Twenty-two women were arrested Monday trying to block loggers from cutting down dead trees burned in a 2002 fire, and the U.S. Forest Service (search) closed the area to the public to prevent further disturbances.

The arrests marked the third time since a federal injunction was lifted March 7 that protesters have tried and failed to prevent loggers from reaching an old growth forest reserve managed primarily for fish and wildlife habitat in the Siskiyou National Forest (search).

Forest Supervisor Scott Conroy ordered the 700-acre Fiddler timber sale, and Forest Service roads leading to it, closed to the public in the name of safety until July 1, by which time the logging is expected to be completed.

The closure order shut down a camp at the Green Bridge on the Illinois River where environmentalists have been holding rallies and protests for the past two weeks.

Forest Service spokesman Tom Lavagnino said environmentalists (search) would be granted permits to monitor past and future logging, but would not be allowed into areas where work is going on.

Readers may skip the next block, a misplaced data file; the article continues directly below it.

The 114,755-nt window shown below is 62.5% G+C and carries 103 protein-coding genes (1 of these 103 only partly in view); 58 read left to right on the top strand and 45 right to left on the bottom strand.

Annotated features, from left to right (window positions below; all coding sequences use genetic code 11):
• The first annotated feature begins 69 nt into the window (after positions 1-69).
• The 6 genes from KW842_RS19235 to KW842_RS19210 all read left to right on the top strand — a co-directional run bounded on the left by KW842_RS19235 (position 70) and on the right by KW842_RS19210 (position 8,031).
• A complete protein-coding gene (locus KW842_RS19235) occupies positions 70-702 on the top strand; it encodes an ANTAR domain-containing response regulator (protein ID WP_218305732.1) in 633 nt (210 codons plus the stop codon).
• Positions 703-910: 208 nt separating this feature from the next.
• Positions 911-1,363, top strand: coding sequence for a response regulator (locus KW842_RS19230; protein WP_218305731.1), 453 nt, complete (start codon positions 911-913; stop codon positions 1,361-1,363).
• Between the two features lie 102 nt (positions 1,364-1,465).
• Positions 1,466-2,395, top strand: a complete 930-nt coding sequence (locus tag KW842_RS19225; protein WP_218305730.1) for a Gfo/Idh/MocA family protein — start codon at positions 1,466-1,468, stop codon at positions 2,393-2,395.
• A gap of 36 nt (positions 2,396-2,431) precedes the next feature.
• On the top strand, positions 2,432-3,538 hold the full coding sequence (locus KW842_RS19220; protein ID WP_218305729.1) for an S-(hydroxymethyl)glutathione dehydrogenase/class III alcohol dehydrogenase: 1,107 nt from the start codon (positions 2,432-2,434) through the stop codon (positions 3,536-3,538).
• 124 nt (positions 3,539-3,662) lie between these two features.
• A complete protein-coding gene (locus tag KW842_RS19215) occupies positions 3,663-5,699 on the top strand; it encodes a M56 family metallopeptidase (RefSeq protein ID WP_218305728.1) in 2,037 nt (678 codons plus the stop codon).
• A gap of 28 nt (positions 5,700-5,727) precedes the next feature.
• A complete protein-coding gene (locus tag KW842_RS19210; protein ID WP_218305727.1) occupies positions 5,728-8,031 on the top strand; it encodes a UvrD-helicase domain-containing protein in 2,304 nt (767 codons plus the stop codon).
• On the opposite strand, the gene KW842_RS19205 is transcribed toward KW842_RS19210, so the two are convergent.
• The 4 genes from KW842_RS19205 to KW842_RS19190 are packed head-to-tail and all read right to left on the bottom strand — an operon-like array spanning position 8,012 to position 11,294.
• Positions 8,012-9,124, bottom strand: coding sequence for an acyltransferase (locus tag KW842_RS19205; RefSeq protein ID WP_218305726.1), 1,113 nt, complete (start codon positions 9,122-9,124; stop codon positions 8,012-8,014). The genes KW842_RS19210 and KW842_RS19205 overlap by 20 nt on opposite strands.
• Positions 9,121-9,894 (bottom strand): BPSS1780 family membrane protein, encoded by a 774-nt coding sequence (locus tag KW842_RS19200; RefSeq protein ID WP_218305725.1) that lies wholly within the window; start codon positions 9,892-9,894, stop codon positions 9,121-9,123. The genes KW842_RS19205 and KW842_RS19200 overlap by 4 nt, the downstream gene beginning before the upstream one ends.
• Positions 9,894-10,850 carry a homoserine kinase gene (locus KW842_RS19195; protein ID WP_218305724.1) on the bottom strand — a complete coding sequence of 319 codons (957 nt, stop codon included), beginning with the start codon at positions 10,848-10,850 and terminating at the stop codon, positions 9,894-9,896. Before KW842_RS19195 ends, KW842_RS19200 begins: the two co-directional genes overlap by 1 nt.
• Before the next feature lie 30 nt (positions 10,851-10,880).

Protesters said they want to stop any more trees from falling until rulings are made in two federal lawsuits challenging the logging, Laurel Sutherlin, a spokesman for the Oxygen Collective, said from the protest site.

"We have seen so many egregious violations of the public trust surrounding this project and have every reason to believe that will continue," he said.

A hearing is scheduled March 22 in U.S District Court in Medford on the merits of a lawsuit challenging the Forest Service decision to log inside an old growth forest reserve burned by the fire, the biggest in the nation in 2002 at 500,000 acres.

A 9th U.S. Circuit Court of Appeals injunction linked to that case had stopped the logging, but was lifted March 7.

A federal judge in Eugene has yet to rule on a request for a temporary restraining order from a separate case.

John West, president of Silver Creek Logging Co., said the federal injunction has been lifted and it is time for people to let him get to work.

"They might slow us down, but we're still winning the war," West said.

The Siskiyou National Forest drew up plans to sell a total of 370 million board-feet of timber on about 20,000 acres of the fire, 4 percent of the overall burn area, but is unlikely to come anywhere close to that goal, Forest Service spokesman Tom Lavagnino said.

Forest Service officials say logging will speed the restoration of old growth forest. Environmentalists counter that the logging will choke salmon streams with erosion.